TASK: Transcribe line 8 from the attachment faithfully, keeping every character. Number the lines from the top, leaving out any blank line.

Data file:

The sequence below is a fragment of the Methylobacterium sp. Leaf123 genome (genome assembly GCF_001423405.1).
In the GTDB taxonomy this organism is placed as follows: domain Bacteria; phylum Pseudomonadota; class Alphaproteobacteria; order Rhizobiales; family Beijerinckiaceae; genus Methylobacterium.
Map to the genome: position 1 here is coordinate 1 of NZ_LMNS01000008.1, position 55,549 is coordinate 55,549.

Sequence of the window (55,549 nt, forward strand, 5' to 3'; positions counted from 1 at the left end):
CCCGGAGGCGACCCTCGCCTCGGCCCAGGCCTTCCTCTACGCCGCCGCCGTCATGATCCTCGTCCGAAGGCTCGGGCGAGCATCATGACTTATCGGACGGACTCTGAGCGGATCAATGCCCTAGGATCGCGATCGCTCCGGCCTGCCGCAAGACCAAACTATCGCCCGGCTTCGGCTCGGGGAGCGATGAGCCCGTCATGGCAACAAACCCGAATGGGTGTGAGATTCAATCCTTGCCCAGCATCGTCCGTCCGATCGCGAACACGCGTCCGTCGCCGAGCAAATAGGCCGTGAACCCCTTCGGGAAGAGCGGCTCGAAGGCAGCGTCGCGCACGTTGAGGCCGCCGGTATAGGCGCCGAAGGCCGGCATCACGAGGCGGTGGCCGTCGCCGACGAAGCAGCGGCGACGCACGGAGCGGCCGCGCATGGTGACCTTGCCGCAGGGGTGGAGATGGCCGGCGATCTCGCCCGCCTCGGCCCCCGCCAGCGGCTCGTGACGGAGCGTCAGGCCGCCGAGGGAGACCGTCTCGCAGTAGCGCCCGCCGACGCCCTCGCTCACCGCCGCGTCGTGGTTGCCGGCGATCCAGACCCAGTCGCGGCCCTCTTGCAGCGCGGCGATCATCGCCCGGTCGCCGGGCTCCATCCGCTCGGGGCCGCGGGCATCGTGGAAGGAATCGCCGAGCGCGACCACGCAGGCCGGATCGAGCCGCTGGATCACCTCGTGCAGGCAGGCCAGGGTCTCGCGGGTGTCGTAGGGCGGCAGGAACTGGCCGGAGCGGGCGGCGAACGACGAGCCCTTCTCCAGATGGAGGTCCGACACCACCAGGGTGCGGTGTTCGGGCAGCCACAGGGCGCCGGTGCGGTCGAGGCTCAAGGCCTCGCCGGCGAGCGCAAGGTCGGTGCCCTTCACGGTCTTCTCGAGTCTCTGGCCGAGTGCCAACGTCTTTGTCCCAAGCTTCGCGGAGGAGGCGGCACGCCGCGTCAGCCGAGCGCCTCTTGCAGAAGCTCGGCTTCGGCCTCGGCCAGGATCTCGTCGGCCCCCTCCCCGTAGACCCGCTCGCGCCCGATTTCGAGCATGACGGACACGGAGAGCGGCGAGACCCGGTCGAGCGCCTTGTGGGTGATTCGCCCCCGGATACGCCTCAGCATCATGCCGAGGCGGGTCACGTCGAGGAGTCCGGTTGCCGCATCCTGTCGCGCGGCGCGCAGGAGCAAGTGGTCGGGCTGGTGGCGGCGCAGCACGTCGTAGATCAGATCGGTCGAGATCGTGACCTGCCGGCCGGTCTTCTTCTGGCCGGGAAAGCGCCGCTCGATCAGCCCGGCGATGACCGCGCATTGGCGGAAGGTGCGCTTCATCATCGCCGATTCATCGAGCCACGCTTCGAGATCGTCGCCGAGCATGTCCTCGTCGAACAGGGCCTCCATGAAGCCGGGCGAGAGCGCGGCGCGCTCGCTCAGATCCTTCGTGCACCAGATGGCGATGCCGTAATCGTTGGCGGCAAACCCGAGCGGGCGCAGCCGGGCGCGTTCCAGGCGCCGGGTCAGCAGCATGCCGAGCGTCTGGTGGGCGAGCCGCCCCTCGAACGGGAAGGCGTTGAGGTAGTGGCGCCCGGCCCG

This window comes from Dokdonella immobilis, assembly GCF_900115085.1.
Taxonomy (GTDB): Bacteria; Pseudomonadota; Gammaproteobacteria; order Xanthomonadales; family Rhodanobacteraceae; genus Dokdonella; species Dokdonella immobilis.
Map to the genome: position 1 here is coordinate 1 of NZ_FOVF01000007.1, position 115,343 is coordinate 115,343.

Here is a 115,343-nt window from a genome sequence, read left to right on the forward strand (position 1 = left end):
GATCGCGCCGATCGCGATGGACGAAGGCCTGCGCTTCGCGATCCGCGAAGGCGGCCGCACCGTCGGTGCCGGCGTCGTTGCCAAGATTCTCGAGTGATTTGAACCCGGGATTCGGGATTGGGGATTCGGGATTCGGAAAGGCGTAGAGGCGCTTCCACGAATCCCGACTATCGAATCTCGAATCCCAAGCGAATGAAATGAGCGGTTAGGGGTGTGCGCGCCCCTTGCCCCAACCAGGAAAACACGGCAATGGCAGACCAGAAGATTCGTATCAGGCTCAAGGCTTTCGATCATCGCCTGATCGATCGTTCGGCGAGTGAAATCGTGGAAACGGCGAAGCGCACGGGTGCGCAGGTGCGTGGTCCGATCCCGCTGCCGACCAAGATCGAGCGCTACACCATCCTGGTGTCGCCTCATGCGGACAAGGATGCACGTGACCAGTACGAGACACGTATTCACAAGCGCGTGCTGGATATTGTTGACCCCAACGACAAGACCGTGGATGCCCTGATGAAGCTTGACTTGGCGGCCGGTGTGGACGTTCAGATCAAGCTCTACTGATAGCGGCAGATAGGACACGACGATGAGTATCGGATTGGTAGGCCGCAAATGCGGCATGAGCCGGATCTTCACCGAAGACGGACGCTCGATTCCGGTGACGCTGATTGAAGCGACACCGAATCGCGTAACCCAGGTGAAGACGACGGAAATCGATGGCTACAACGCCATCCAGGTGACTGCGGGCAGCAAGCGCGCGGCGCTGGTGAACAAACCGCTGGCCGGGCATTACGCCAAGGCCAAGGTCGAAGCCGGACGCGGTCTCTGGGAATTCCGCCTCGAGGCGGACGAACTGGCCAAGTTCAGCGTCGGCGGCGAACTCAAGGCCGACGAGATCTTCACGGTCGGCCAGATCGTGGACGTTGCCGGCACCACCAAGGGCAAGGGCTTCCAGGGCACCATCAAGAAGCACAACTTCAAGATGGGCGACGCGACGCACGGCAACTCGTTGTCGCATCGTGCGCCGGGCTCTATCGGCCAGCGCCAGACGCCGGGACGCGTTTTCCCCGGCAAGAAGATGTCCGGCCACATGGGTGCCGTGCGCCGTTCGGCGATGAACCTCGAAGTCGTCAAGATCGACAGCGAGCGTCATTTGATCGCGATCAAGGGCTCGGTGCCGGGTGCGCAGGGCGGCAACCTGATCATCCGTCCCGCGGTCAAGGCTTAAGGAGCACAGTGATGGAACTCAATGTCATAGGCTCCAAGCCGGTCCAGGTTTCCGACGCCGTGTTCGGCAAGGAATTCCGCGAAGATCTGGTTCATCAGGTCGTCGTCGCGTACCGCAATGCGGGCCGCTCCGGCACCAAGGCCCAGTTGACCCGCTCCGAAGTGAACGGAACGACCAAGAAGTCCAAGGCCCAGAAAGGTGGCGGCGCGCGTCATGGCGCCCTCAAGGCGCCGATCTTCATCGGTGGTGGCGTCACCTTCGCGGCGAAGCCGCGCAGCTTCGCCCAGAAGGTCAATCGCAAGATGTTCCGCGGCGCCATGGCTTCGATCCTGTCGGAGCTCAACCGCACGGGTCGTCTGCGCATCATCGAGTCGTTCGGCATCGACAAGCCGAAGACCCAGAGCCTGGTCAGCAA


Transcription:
Map to the genome: position 1 here is coordinate 1 of NZ_FOVF01000007.1, position 115,343 is coordinate 115,343.